Sale of B & O Telegraph Company terminated

[Trade Journal]

Publication: Electrical World

New York, NY, United States
vol. 10, no. 5, p. 50, col. 1

The Baltimore & Ohio "Deal,"

The following is a letter written by Mr. Robert Garrett on July 20 to Mr. W. M. Singerly, the editor of the Philadelphia Record. It is the finale of .the long continued negotiations over what has been known as the "B. & O. deal:"

"DEAR SIR: In reply to your courteous inquiry as to the real status of the negotiations called by the press, 'The Baltimore & Ohio deal,' I beg to say that all such negotiations are terminated. The syndicate which was to acquire a large block of stock of the Baltimore & Ohio Railroad Company in such a way as was believed would be beneficial to all parties and railroads concerned, did not at the appointed time comply with their engagements and all arrangements or negotiations with them are now absolutely at an end.

"I have not purchased stock of the Johns Hopkins University, as stated in some of the newspapers. I had the option on that stock and also upon that of several other holders, but I have not exercised these options, nor do I intend now to do so. The statement in some of the papers that I purchased large blocks of Baltimore & Ohio stock is a mistake. As I have stated, I had options, but circumstances rendered it unnecessary to close them. The Baltimore & Ohio Railroad Company, its properties, including its 'large telegraph system and the ownership of its stock, remain now as they were at the opening of the negotiations. The wide-spread public interest which these negotiations have created and the many false and foolish rumors to which they have given rise, justifies me in departing from my usual course in making this formal statement of their final termination. Thanking you for the kindly terms in which you have been pleased to refer to the Baltimore & Ohio company and its future, and acknowledging the correctness of your judgment and that of many other friends as to the propriety of making public this letter, I am, as ever,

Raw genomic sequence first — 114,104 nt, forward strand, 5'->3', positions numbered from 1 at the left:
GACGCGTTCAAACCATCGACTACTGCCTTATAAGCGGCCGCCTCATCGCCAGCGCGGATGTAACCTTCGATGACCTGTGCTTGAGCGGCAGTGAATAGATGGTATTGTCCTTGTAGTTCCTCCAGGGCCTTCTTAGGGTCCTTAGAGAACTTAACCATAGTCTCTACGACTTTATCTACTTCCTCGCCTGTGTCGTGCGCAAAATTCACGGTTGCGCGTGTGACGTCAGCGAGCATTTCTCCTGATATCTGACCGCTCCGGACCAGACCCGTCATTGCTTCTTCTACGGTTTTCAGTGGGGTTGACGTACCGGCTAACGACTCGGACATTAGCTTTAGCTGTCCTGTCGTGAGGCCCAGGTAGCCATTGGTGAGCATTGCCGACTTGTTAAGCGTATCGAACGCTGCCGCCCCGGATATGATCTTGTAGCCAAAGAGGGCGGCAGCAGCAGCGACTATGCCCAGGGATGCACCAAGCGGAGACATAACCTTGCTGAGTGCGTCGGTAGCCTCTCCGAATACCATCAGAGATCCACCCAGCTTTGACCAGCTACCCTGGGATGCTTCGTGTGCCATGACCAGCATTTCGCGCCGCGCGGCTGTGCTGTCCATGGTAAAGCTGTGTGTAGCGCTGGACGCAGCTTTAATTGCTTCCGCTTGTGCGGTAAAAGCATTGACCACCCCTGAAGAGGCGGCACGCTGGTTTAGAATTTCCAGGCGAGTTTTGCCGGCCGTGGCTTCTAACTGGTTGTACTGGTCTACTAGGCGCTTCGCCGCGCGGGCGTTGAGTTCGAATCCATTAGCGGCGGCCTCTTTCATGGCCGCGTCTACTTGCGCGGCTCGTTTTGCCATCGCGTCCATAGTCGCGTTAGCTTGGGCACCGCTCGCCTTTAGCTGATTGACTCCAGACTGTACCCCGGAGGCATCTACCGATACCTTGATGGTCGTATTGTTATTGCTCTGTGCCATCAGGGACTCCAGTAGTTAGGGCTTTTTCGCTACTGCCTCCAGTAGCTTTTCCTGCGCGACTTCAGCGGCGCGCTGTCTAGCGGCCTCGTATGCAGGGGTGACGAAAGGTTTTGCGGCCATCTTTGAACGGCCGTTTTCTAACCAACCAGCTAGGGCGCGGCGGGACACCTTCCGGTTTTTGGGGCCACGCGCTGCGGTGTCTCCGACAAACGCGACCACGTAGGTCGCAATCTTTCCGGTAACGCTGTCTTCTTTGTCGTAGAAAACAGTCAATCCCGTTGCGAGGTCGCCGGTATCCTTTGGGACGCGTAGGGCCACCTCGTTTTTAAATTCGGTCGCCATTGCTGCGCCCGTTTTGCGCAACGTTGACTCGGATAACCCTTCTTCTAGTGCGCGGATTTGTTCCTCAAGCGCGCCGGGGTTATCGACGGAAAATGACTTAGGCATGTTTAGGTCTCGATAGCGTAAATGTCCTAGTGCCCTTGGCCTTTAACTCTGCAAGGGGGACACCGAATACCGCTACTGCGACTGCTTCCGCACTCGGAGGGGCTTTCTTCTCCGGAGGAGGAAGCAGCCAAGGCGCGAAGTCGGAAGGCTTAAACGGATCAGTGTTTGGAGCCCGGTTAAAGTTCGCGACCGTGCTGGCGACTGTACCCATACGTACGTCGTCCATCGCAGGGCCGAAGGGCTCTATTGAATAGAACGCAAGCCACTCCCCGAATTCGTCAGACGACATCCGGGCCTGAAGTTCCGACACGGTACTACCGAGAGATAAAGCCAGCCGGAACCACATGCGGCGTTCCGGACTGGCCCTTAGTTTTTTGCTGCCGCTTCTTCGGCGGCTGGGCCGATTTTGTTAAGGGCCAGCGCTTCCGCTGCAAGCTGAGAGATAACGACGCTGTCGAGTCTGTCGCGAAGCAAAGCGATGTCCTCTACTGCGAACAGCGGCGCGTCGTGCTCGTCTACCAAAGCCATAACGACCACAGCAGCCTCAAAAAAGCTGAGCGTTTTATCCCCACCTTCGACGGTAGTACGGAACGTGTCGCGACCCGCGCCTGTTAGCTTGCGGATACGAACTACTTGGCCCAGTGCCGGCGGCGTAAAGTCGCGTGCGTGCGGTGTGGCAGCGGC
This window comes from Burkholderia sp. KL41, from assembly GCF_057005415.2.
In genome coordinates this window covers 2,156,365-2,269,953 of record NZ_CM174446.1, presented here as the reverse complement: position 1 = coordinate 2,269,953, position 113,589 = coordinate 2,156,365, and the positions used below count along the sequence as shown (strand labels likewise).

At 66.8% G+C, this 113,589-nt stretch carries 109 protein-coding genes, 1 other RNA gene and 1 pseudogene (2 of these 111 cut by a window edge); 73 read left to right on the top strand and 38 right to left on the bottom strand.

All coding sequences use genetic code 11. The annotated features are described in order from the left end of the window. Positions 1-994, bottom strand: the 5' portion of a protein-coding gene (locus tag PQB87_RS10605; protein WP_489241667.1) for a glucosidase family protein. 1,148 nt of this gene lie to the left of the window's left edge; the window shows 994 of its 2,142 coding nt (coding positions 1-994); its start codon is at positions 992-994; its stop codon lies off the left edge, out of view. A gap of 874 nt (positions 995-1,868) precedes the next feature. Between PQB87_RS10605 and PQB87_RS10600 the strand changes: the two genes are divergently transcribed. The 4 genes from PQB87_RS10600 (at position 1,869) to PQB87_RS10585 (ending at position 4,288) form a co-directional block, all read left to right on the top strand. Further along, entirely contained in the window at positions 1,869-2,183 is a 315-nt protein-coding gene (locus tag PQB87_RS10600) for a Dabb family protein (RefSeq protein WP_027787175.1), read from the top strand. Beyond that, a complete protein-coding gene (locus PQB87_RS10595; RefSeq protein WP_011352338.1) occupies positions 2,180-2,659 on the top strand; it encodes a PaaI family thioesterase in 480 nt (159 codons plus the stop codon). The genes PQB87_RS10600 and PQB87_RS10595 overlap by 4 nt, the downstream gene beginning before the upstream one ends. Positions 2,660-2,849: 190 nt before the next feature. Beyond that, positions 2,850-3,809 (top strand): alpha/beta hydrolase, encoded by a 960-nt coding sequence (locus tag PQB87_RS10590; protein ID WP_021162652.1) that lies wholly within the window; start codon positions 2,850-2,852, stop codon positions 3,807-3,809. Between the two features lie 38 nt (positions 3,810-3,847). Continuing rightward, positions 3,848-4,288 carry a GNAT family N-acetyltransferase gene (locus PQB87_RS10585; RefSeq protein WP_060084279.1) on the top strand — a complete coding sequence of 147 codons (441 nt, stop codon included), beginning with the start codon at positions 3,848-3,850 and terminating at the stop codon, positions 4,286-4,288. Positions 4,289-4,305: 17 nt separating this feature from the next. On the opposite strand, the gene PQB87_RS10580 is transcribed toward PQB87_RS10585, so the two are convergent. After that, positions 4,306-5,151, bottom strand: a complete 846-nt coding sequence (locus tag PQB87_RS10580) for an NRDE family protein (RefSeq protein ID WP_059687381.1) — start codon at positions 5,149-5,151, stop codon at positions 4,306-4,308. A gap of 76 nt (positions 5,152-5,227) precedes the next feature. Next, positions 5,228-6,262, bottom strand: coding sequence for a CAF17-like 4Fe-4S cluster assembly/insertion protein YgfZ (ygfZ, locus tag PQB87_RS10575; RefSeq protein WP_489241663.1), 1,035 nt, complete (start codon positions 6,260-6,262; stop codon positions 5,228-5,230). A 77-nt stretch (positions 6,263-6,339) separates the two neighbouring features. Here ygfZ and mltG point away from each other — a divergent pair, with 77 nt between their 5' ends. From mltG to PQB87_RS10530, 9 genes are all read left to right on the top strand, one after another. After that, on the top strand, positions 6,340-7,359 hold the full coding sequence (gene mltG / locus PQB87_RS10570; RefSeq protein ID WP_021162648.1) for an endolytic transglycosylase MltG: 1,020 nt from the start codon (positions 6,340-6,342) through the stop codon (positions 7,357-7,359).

Yours very truly,


It is probable that the close of the negotiations will be followed by litigation, suits being now threatened by Mr. Henry Ives, who was to have secured the property, and, it is alleged, to have turned the telegraph service over to the Western Union Company. In some quarters it is believed that negotiations are now going on again in another shape.


Keywords:Baltimore and Ohio Telegraph Company
Researcher notes: 
Supplemental information: 
Researcher:Bob Stahr
Date completed:July 16, 2009 by: Bob Stahr;